In the following there will be explained the method of determining the mask level for each of the plural blocks constituting the image frame, in the controller 65, with reference to FIG. 8. In this embodiment, the image frame is classified into two levels of significant and non-significant. However, there are preferably employed three or more levels, or there may also be employed continuous levels. According to the data from the receiving side, indicating the area of significance, the controller 65 calculates the proportion of the blocks belonging to the significant area to all the blocks constituting the entire image frame, and determines the mask level of the blocks belonging to the significant area and that of the blocks belonging to the non-significant area, according to the chart shown in FIG. 8.
For example, if the proportion of the blocks belonging to the significant area is 40%, the mask level #1 is applied to the blocks belonging to the significant area, while the mask level #4 is applied to the blocks belonging to the non-significant area. In this case the resolving power of the reproduced image is the same as that of the original image in the significant area, but becomes 1/8 of that of the original image in the non-significant area.
Now there will be explained the function of the entire circuit shown in FIG. 2. The input terminal 40 receives the image signal to be encoded, in units of a block. The subtracter 42 subtracts the predicted value, supplied from the frame memory 58, from the image signal entered from the input terminal 40, and sends the predicted error to the DCT circuit 44.
The DCT circuit 44 effects discrete cosine transformation (DCT) on the predicted error from the subtracter, in units of a block, and supplies the masking circuit 46 with the DCT coefficient data. The masking circuit 46 masks the transformation coefficient data of each block to be supplied to the quantization circuit 48, according to the mask level signal 47, which is determined by the controller 65 as already explained in relation to FIG. 8, based on the data transmitted from the receiving side and separated by the reception unit 62. The quantization circuit 48 quantizes the DCT coefficient data from the masking circuit 46, with predetermined quantizing steps, and the output of the quantization circuit 48 is supplied from the output terminal 50 to the succeeding circuits.
The output of the quantization circuit 48 is also supplied to the inverse quantization circuit 52, which effects inverse quantization on the output with the same quantization steps as in the quantization circuit 48, and releases the representative value of the DCT coefficients. The inverse DCT circuit 54 effects inverse discrete cosine transformation on the output of the inverse quantization circuit 52, and the adder 56 adds the predicted value (output of the frame memory 58) to the output of the inverse DCT circuit 54. The output of the adder 56 is a locally decoded value, which is stored, as the predicted value for the next frame, in the frame memory 58. The image data read from said frame memory 58 are supplied, as the predicted value, to the subtracter 42 and the adder 56.
In the above-explained embodiment, the masking level for the DCT coefficients is regulated for the designated area, but similar effects can be obtained also by regulating the quantizing steps, or more specifically, by adopting finer quantizing steps as the significance of the area increases. It is also possible to form a color image in the significant area and a monochromatic image in other areas, or to combine such an operation mode with the above-mentioned modes.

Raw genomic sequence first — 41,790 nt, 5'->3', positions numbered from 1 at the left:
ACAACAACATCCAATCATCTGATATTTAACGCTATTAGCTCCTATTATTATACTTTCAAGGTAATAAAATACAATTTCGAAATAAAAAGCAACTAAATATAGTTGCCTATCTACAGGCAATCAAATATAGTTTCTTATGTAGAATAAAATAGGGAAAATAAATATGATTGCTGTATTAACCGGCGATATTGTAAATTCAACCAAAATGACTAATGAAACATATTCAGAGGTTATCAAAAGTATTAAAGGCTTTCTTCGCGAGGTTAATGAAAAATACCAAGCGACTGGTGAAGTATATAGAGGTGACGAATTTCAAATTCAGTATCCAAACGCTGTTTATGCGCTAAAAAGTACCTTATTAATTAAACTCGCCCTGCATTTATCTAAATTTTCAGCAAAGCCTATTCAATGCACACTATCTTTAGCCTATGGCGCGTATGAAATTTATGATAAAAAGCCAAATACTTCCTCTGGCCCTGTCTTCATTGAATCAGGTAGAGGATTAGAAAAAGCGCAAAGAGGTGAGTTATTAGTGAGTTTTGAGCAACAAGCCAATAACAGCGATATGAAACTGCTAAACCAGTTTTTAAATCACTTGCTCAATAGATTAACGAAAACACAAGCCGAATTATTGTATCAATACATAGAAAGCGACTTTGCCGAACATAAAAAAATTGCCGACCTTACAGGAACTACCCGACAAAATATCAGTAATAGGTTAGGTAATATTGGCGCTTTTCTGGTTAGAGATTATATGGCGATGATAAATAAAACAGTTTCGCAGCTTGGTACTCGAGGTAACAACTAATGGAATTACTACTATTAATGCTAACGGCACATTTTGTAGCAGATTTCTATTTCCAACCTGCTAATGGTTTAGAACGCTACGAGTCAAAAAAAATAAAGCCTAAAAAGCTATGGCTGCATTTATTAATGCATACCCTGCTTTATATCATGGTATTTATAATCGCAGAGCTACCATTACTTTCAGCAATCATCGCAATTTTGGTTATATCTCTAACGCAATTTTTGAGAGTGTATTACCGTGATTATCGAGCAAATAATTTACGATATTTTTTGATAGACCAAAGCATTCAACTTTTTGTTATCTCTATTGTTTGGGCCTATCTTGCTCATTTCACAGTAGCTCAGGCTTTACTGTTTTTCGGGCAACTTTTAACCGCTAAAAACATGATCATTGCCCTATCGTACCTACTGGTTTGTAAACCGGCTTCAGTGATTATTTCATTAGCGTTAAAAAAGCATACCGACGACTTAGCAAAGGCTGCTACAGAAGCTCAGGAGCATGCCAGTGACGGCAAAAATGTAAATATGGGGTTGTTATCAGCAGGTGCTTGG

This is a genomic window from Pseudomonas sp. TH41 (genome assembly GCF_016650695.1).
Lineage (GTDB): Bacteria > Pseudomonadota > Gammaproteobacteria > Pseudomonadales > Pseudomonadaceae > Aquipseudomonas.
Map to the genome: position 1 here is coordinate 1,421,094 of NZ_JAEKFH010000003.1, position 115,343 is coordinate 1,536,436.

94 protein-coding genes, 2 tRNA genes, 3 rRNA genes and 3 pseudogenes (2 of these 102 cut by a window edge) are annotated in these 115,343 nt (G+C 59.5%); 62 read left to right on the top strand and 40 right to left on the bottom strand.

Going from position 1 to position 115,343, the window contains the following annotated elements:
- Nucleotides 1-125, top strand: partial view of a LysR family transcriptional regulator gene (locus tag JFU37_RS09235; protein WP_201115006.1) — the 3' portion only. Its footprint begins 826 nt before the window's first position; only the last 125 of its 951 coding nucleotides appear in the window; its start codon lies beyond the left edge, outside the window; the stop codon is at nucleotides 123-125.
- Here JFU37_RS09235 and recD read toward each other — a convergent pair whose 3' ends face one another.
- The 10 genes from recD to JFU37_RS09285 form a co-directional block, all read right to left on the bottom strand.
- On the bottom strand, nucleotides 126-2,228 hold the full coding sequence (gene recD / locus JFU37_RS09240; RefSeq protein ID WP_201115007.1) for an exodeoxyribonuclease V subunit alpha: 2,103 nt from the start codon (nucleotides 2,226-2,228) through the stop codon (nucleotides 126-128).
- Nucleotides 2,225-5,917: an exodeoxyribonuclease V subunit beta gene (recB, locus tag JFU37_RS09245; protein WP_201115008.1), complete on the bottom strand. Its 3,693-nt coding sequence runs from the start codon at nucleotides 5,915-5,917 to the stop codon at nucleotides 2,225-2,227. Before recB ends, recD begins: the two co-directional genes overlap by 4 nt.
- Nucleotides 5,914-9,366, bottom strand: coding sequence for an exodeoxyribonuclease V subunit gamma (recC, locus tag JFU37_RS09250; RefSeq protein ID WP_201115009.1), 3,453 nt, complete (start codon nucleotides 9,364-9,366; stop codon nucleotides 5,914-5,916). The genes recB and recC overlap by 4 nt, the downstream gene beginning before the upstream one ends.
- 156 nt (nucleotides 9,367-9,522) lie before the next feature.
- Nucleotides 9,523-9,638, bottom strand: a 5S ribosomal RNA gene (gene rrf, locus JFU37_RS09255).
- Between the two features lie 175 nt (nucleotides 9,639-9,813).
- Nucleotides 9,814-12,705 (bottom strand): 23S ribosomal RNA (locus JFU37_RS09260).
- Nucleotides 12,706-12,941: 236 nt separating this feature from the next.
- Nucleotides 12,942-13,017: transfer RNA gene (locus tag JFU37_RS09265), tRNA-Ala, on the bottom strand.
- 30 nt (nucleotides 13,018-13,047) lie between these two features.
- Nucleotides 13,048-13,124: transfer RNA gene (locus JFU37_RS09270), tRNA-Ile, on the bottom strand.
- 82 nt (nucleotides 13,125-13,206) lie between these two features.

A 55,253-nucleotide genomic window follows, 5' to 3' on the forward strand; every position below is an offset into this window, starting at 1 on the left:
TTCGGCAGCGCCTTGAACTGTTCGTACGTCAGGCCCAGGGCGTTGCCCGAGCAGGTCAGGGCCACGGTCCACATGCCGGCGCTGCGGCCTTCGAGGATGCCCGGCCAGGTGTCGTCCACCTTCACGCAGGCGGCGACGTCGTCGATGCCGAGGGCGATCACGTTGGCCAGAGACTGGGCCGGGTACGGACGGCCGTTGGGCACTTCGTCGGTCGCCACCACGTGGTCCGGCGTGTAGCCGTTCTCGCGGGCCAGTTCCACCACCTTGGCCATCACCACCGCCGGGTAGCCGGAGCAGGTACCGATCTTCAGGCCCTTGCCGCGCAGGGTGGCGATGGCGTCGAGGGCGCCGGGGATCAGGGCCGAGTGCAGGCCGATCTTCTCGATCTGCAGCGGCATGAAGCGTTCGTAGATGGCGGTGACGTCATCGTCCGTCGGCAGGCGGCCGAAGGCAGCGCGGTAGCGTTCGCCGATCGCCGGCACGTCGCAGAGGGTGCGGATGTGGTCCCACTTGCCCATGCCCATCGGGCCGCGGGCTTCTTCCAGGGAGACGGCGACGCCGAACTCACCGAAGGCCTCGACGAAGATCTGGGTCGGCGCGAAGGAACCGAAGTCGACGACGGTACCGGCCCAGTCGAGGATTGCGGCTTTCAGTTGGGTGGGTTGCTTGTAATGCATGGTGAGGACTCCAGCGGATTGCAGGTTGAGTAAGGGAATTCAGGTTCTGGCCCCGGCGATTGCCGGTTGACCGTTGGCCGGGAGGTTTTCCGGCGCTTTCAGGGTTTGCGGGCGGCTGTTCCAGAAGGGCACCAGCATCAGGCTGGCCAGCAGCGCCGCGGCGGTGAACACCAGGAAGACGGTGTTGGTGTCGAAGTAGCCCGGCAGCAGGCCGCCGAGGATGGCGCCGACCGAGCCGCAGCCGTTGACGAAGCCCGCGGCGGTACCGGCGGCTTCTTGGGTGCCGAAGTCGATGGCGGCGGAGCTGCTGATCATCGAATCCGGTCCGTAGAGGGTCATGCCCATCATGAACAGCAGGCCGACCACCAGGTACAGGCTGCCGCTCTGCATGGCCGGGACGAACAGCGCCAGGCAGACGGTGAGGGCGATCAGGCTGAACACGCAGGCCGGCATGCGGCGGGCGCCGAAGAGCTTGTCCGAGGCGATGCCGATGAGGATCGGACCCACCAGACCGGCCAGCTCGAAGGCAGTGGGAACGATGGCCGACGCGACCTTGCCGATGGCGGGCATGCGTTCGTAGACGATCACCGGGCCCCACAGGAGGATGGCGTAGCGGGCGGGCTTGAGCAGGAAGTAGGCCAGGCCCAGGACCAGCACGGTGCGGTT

The foregoing embodiment utilizes the discrete cosine transformation as encoding, but the present invention is applicable also to other exchange encoding methods or spatial area encoding methods.
FIG. 8 explains a case of dividing an image frame into a significant area and a non-significant area, but there may exist two or more significant areas and two or more non-significant areas in mixed manner. Also, it can be naturally expanded to a case in which the level of significance is designated in each of the designated areas.
Also in the foregoing embodiment, the image quality of each area in the received image is designated in the image receiving side, but the system may also be so designed that the image transmitting side designates the image quality of each area in the transmitted image. This will provide an effect of intentionally blurring an image portion which the transmitting side wishes to hide.
As will be easily understood from the foregoing, in the above-explained embodiment, the receiving side designates the significant area and sends the data indicating such designated area to the image transmitting side. Consequently it is rendered possible to transmit a large number of image frames per second, sufficient for obtaining a moving image, and to transmit the significant area with high image quality. Thus a smoothly moving image can be transmitted with sufficient image quality, even through a transmission channel of a low bit rate.
The encoding method employable in the present invention is not limited to that in the foregoing embodiment but can be modified in various manners.
Also, the present invention is not limited by the foregoing embodiment but is subject to various modifications within the scope and spirit of the appended claims.
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|U.S. Classification||348/14.13, 348/14.15, 348/E07.081|
|International Classification||H04N19/164, H04N19/162, H04N19/176, H04N19/167, H04N19/132, H04N21/4402, H04N19/65, H04N19/60, H04N19/625, H04N19/423, H04N19/126, H04N19/189, H04N21/4728, H04N19/61, H04N19/503, H04N19/91, H04N7/14|
|Apr 14, 1998||CC||Certificate of correction|
|Feb 15, 2001||FPAY||Fee payment|
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|Feb 9, 2005||FPAY||Fee payment|
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|Feb 4, 2009||FPAY||Fee payment|
Year of fee payment: 12